29 Superpave Specification (Cont’d)
Superpave specification attempts to measure properties that are directly related to pavement field performance PERFORMANCE PROPERTY TEST EQUIPMENT Rotational Viscometer Handling Pump Flow Permanent Deformation Rutting Dynamic Shear Rheometer Fatigue Cracking Structural Cracking Bending Beam Rheometer Direct Tension Tester Thermal Cracking Low Temp Cracking

30 Dynamic Mechanical Analysis by Dynamic Shear Rheometer

31 Stiffness and m-value by Bending Beam Rheometer

32 Tensile Strength and T Critical by Direct Tension Tester

33 Superpave Asphalt Binder Grades
High Temperature Grades (Degrees C) PG46 PG52 PG58 PG64 PG70 PG76 PG82 Low Temperature Grades (Degrees C) -34, -40, -46 -10, -16, -22, -28, -34, -40, -46 -16, -22, -28, -34, -40 -10, -16, -22, -28, -34, -40 -10, -16, -22, -28, -34

34 Performance Graded Asphalt Binder Specification
Performance Grade PG PG PG58 Average 7-day Max Pavement Design Temperature, °C < < <58 Minimum Pavement Design Temperature, °C >-34 >-40 >-46 >-10 >-16 >-22 >-28 >-34 >-40 >-46 >-16 >-22 >-28 >-34 >-40 Flash Point Temp, T48: Min °C Viscosity, ASTM D 4402: Max, 3 Pa.s (3000 cP) Test Temp, °C Dynamic Shear, TP5: G*/sin , Min, 1.00 kPa Test rad/s, °C Mass Loss, Maximum, % G*/sin , Min, 2.20 kPa PAV Aging Temp, °C G*/sin , Min, 5000 kPa Test rad/s, °C Physical Hardening REPORT Creep Stiffness, TP1: S, Max, 300 MPa m-value, Min, 0.300 Test 60s, °C Direct Tension, TP3: Failure Strain, Min, 1.0% Test 1.0mm/min, °C Performance Grade PG PG PG58 Average 7-day Max Pavement Design Temperature, °C < < <58 Minimum Pavement Design Temperature, °C >-34 >-40 >-46 >-10 >-16 >-22 >-28 >-34 >-40 >-46 >-16 >-22 >-28 >-34 >-40 ORIGINAL BINDER Flash Point Temp, T48: Min °C Viscosity, ASTM D 4402: Max, 3 Pa.s (3000 cP) Test Temp, °C Dynamic Shear, TP5: G*/sin , Min, 1.00 kPa Test rad/s, °C ROLLING THIN FILM OVEN (T240) OR THIN FILM OVEN (T179) RESIDUE Mass Loss, Maximum, % G*/sin , Min, 2.20 kPa PRESSURE AGING VESSEL RESIDUE (PP1) PAV Aging Temp, °C G*/sin , Min, 5000 kPa Test rad/s, °C Physical Hardening REPORT Creep Stiffness, TP1: S, Max, 300 MPa m-value, Min, 0.300 Test 60s, °C Direct Tension, TP3: Failure Strain, Min, 1.0% Test 1.0mm/min, °C PG <61 >-10 >-16 >-22 >-28 >-34 >-40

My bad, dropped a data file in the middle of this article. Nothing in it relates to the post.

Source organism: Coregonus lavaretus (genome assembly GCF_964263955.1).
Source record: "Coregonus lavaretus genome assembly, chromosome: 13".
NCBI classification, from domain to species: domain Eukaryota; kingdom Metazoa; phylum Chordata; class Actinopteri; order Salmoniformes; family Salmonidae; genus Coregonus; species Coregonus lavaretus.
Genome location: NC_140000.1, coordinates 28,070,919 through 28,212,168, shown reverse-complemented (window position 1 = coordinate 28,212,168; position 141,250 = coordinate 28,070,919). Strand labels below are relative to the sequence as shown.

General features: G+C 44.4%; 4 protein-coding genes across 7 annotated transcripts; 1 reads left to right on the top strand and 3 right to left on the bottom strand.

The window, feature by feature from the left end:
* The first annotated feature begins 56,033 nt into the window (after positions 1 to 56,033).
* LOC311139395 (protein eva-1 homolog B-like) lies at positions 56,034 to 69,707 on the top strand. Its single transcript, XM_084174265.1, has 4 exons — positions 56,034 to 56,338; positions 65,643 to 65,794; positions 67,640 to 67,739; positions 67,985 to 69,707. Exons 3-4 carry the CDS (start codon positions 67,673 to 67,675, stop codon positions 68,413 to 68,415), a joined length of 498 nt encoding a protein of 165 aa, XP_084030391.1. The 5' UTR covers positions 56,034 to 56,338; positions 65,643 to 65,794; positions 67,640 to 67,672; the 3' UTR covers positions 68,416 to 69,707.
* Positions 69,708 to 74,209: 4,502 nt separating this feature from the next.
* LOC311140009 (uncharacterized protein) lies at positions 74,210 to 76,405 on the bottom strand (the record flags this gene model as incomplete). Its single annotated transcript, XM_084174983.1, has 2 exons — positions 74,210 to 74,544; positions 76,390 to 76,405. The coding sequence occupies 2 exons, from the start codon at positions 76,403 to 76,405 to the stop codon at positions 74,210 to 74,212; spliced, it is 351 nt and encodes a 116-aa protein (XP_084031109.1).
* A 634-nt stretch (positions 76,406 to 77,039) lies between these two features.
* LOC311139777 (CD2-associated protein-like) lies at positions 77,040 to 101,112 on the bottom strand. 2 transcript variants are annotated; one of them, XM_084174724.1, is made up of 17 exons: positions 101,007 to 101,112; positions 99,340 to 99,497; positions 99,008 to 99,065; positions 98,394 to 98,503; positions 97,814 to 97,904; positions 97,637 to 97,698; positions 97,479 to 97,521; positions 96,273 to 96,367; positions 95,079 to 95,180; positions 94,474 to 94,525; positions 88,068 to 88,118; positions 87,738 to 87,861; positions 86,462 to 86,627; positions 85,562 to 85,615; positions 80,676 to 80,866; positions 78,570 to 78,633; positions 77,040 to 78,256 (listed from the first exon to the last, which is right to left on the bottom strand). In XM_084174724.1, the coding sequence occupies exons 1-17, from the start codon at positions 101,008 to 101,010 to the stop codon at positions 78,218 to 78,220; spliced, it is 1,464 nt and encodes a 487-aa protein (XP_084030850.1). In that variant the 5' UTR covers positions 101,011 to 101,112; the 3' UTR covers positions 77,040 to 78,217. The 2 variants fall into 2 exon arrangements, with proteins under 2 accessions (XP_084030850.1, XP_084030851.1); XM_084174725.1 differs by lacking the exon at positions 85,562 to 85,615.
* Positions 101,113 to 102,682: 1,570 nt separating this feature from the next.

35 Performance Graded Asphalt Binder Specification (Cont’d)
Performance Grade PG PG PG82 Average 7-day Max Pavement Design Temperature, °C < < <82 Minimum Pavement Design Temperature, °C >-10 >-16 >-22 >-28 >-34 >-40 >-10 >-16 >-22 >-28 >-34 >-10 >-16 >-22 >-28 >-34 ORIGINAL BINDER Flash Point Temp, T48: Min °C Viscosity, ASTM D 4402: Max, 3 Pa.s (3000 cP) Test Temp, °C Dynamic Shear, TP5: G*/sin , Min, 1.00 kPa Test rad/s, °C ROLLING THIN FILM OVEN (T240) OR THIN FILM OVEN (T179) RESIDUE Mass Loss, Maximum, % G*/sin , Min, 2.20 kPa PRESSURE AGING VESSEL RESIDUE (PP1) PAV Aging Temp, °C 100(110) (110) (110) G*/sin , Min, 5000 kPa Test rad/s, °C Physical Hardening REPORT Creep Stiffness, TP1: S, Max, 300 MPa m-value, Min, 0.300 Test 60s, °C Direct Tension, TP3: Failure Strain, Min, 1.0% Test 1.0mm/min, °C

36 Superpave PG Grades of Asphalts From Selected Crude Oils
Asphalt CGSB Pen T Official Grade 25°C High Low PG Grade Cold Lake 80/100A Bow Valley 80/100A Redwater 80/100B Foster Creek Cold Lake 120/150A Bow Valley 120/150A Redwater 120/150B Foster Creek Cold Lake 150/200A Bow Valley 150/200A Redwater 150/200B Foster Creek Service Temperature [°C]

37 Superpave PG Grades of Asphalts From Selected Crude Oils (Cont’d)
Service Temperature [°C] Asphalt CGSB Pen T Official Grade 25°C High Low PG Grade Cold Lake 200/300A Bow Valley 200/300B Redwater 200/300C Foster Creek Cold Lake 300/400A Bow Valley 200/300B Redwater 300/400C Foster Creek `

38 Conclusions Paving asphalt - important international commodity
Alberta - vast reserves of high quality paving asphalt New US asphalt specification recognizes the difference in product quality Strong demand for higher quality material Opportunity to export asphalt as a final material or as heavy crude oil with enhanced value of its distillation residue